The Dane’s guidebook called the country Tyrkiet. The Mexican’s called it Turquía. Mine called it Turkey. We all agreed that it was vidunderlig/maravilloso/wonderful.
The Best and Worst of the Trip
1. Tourist Moment
Best: Visiting any of Istanbul’s historic tourist sights. If pushed to make a firm decision, there were two very special standout moments: (1) Rounding a corner in Beyoğlu at night and gazing up at the crescent moon glowing above the azure-tinted Galata Tower (photo below). (2) Walking through the ancient grander of the Aya Sofya while people-watching tourists of every nationality and religion gape together at the majesty and historical significance of the space.
Worst: Listening to the piss-poor recorded commentary on the jump-on-and-off “Big Bus Tour.” For example, one large, modern building on the shores of the Golden Horn was breathlessly described as having, “room capacities of up to 900 people and facilities to host conferences, meetings, expos and other large events!” (paraphrased). I would like to personally offer my services to re-write the tour script. (Hint: talk about the city’s sweeping history, explain why there are so many street cats, refrain from saying anything about the dimensions of ugly concrete buildings.)
Best: Every single meal in every randomly selected Turkish restaurant we stepped into. Every meal was delicious and we learned quickly to always order lamb, eggplant, tomato and bread in some formation.
Worst: Every single meal served on my Emirates flights to and from Istanbul. Though I can’t fault the graciousness of the Emirates service, the slickness of their very new airplanes, or the delicious flavor of the chocolate milkshake I spent a breathtaking USD 8 on at Shake Shack in the Dubai airport.
3. Turkish Bath Experience
Best: Visiting the 300 year old Cagaloglu Hamam. We relaxed in the gender-segregated, warm, marble hamam and were scrubbed and massaged by a charming Turkish grandma called Fatma. Highly recommended. If it’s good enough for Chevy Chase, Kate Moss, John Travolta and Franz Liszt, it’s good enough for me.
Worst: Entering the basement of a hotel which housed a mixed-gender Turkish bath and being scrubbed and massaged by a kind, but handsy, old Turkish man. Not recommended, but if you do go, go with a liberal Scandinavian friend who will keep you laughing throughout the entire experience.
4. Interactions with Locals Working in the Tourism Market
Best: Tie (1) Being mercilessly, but gently, teased by a shopkeeper while trying to buy a backgammon set (commonly played in tea houses). We pointed at various wooden boxes in his shop, only to have him pull out each box and slowly open it to reveal the velvety interior of yet another jewelry case. The last box we pointed to was an actual backgammon set, which, he explained apologetically, was for his own personal. The timing of his repeated false-reveals was spot-on-hilarious. Afterward he took mercy on us and found a shopkeeper up the street with backgammon sets for sale. Everyone was all smiles.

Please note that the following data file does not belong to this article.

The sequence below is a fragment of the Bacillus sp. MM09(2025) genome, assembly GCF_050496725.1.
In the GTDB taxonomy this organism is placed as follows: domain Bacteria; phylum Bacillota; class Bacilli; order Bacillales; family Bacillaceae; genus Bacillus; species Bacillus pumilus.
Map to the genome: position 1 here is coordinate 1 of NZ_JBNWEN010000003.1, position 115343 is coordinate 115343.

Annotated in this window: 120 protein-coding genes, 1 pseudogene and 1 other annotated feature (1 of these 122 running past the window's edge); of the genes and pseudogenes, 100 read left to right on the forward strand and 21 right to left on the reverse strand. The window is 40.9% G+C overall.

(2) Placing bets with friendly restaurant touts on whether or not they could guess all three of our nationalities. I was the easiest: the American with the obvious accent. My Danish friend was harder, but their skill allowed them to quickly narrow it down to a Scandinavian country. My Mexican friend was the enigma. They wanted to guess Turkish based on her face, but knew it wasn’t right based on her accent. One guessed Egyptian, another guessed Chilean and yet another guessed Moroccan. When a tout struck out, we won our wager of a free round of tea and baklava.
Worst: Returning to our hotel one day to discover that we’d be “upgraded” to a room featuring: a column in the middle of the floor plan; a TV turned on but that could only be turned off via a remote control that contained no batteries; and, a window that would not close in temperatures almost touching freezing (hotel staff later “shut” it using packing tape). It was still amusing and, hey, they gave us free apple tea.
Istanbul in sum total: highly recommend by three women of three disparate nationalities and mother tongues, even in the dead of winter.